Trace Darnell
Prof. Pauley
English 1302
March 3, 2016
Moneyball
"Conversely, when sports are no longer fun, children and youth are more likely to step participating" ("Why We Play",1).
Going to college is not just a dream anymore, it is a requirement. Having a high school diploma or a GED does not help you achieve or acquire a high paying job. A high school education can not stand against the superior four-year degree from a university. For college being so important, there is a sudden amount of college athletes dropping out.   
As kids, we begin to play sports to have fun, but sports also benefit children by helping build social skills and self-esteem, vital to their success. Working with teammates, apprehending constructive criticism, becoming interactive with other adults and children help create these skills. Becoming older, kids or teens, sports seem to become more "job like". When teens enter into high school sports they became a "student athlete" and playing sports in high school seems to become a full time job ("Why We Play" 1-3). Playing for a high school team in today\'s generation a new rule is introduced to them, "no pass no play". To be able to play any kind of sport, a student athlete has to have an average of 70 or above in any classes that he or she is currently taking. Along with the most important aspect, grades, the need for athletic ability comes into play.  High school sports seem to be extremely competitive and every team wants the best of the best to play for them.
Becoming a student athlete requires some extreme hours of hard work and dedication. The average high school football player spends seven hours attending school Monday through Friday, at least three hours a day at practice, an additional two hours for weightlifting, and countless more doing homework or even eating. But that\'s just football, what about baseball, soccer, tennis, or any other time consuming sports that require numerous hours of dedication.
So why after all the effort and dedication that student athletes put into their grades and sports in high school do they give it up and quit in college? Does it become even more "job like" with even more hours and requirements? Does the love of participating in sports just die? How big of a factor is money? College athletes, stars and leaders of their respective colleges or universities, seem to be dropping out for unbelievable reasons.
All college athletics are based off of five different divisions based on enrollment and the number of sports the college or university offers.  Only Division 1 schools, junior colleges, and the National Association of Intercollegiate Athletics (NAIA), can offer a full athletic scholarship for student athletes, while Division 2 and 3 schools can offer a partial athletic or a full academic scholarship.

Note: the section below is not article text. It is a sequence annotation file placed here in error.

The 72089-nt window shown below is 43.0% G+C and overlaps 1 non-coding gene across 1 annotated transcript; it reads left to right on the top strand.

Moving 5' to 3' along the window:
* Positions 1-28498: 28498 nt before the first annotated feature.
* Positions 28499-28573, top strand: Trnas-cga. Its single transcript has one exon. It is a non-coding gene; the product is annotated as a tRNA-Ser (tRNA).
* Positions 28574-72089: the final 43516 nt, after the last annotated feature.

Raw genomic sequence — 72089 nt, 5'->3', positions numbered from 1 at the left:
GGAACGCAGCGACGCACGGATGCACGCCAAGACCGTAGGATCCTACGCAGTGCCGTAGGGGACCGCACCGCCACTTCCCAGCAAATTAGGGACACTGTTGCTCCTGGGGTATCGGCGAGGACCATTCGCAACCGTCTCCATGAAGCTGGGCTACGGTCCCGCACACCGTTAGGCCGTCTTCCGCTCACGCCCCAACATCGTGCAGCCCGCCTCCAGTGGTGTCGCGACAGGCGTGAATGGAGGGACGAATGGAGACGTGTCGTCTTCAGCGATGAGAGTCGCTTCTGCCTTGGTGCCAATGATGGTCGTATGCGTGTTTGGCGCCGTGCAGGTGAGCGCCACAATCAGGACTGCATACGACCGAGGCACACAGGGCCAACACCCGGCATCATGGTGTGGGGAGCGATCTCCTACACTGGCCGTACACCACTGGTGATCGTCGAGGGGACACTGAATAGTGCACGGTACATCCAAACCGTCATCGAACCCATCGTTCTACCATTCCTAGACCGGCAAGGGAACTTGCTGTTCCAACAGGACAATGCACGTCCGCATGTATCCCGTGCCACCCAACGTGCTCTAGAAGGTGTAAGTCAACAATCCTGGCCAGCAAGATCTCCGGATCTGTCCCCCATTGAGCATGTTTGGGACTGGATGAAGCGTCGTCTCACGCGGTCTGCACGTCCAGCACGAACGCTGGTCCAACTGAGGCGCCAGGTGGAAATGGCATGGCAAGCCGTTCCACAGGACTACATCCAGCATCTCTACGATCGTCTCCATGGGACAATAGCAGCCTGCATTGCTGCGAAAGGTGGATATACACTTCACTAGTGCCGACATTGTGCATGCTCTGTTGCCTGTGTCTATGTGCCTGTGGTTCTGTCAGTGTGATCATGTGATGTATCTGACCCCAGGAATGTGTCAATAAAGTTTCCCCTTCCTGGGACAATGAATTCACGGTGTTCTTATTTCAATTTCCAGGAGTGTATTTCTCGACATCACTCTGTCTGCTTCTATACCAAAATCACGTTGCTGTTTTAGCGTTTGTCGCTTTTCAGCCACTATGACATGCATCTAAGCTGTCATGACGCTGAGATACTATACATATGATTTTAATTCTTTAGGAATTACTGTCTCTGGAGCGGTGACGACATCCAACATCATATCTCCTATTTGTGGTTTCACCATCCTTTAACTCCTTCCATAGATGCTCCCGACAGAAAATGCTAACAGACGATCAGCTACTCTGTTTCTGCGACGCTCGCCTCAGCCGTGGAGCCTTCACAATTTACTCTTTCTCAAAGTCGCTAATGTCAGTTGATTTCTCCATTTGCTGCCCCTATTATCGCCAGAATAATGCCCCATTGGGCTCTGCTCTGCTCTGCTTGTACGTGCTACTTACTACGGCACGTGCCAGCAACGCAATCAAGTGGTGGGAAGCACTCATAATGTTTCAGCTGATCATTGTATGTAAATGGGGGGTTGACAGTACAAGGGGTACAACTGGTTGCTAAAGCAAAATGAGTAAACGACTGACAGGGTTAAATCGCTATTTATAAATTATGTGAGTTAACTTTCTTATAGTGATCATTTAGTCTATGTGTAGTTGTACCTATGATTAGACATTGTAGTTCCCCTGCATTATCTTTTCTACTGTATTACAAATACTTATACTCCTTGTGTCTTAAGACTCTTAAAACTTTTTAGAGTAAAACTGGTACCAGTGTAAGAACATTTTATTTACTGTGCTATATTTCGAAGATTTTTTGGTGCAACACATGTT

Focusing on one individual sport, only about 6.5 percent of all high school football players actually play football in college. Only 2.6 percent of these players receive a full ride scholarship while the rest of the 3.9 can only receive a partial. "Graduate rates also vary by sport" (Sharp 2). If the majority of the football players receive only a partial scholarship, colleges must ask themselves how many families can actually afford to play the rest. Only 59 percent of college freshmen graduate with a 4-year degree within 6 years. Low-income families face education problems starting from elementary school. In the 1980\'s, only 54 percent of the richest families received a bachelor\'s degree, while only 9 percent of the poor received a degree. Since the 1980\'s the cost of college has significantly risen because of the expenses of tuition, books, materials, transportation, and housing. The majority of the students that drop out of college because of money are extremely close to finishing ("Dropout Rate for College Students" Lamb 1-3). With college tuition still rising, it creates an even bigger problem for students that want to come back. Some families have the resources to spend on college education, but many families do not have the money. There is very little hope for low-income families to attend college themselves or send their children. Without the resources or the money, it is rather difficult for a child who is "first in line," or first in their family to